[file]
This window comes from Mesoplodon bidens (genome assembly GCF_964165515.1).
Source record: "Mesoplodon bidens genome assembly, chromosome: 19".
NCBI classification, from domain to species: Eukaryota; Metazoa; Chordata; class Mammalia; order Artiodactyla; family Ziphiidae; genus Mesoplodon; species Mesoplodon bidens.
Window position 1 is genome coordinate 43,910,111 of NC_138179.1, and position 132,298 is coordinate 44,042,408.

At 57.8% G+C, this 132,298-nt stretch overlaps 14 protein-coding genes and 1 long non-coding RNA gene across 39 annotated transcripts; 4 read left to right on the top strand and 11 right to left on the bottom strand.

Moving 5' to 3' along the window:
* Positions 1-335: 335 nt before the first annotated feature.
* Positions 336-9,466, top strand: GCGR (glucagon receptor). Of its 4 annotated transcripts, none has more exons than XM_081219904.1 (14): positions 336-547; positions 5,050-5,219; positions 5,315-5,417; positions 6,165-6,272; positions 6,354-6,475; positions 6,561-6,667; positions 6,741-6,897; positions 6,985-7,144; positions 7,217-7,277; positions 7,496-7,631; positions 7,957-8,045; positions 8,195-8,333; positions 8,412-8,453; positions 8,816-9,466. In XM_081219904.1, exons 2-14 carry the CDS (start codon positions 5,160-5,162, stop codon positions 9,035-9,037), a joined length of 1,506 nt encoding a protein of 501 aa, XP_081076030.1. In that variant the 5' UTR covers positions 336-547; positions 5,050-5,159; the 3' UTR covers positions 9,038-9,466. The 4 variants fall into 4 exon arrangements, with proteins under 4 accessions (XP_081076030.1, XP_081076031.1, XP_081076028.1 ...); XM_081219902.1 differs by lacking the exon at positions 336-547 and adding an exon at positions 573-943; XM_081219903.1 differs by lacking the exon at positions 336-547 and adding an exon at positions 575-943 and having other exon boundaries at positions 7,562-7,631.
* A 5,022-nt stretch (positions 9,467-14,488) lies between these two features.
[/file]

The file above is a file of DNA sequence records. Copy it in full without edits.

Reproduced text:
This window comes from Mesoplodon bidens (genome assembly GCF_964165515.1).
Source record: "Mesoplodon bidens genome assembly, chromosome: 19".
NCBI classification, from domain to species: Eukaryota; Metazoa; Chordata; class Mammalia; order Artiodactyla; family Ziphiidae; genus Mesoplodon; species Mesoplodon bidens.
Window position 1 is genome coordinate 43,910,111 of NC_138179.1, and position 132,298 is coordinate 44,042,408.

At 57.8% G+C, this 132,298-nt stretch overlaps 14 protein-coding genes and 1 long non-coding RNA gene across 39 annotated transcripts; 4 read left to right on the top strand and 11 right to left on the bottom strand.

Moving 5' to 3' along the window:
* Positions 1-335: 335 nt before the first annotated feature.
* Positions 336-9,466, top strand: GCGR (glucagon receptor). Of its 4 annotated transcripts, none has more exons than XM_081219904.1 (14): positions 336-547; positions 5,050-5,219; positions 5,315-5,417; positions 6,165-6,272; positions 6,354-6,475; positions 6,561-6,667; positions 6,741-6,897; positions 6,985-7,144; positions 7,217-7,277; positions 7,496-7,631; positions 7,957-8,045; positions 8,195-8,333; positions 8,412-8,453; positions 8,816-9,466. In XM_081219904.1, exons 2-14 carry the CDS (start codon positions 5,160-5,162, stop codon positions 9,035-9,037), a joined length of 1,506 nt encoding a protein of 501 aa, XP_081076030.1. In that variant the 5' UTR covers positions 336-547; positions 5,050-5,159; the 3' UTR covers positions 9,038-9,466. The 4 variants fall into 4 exon arrangements, with proteins under 4 accessions (XP_081076030.1, XP_081076031.1, XP_081076028.1 ...); XM_081219902.1 differs by lacking the exon at positions 336-547 and adding an exon at positions 573-943; XM_081219903.1 differs by lacking the exon at positions 336-547 and adding an exon at positions 575-943 and having other exon boundaries at positions 7,562-7,631.
* A 5,022-nt stretch (positions 9,467-14,488) lies between these two features.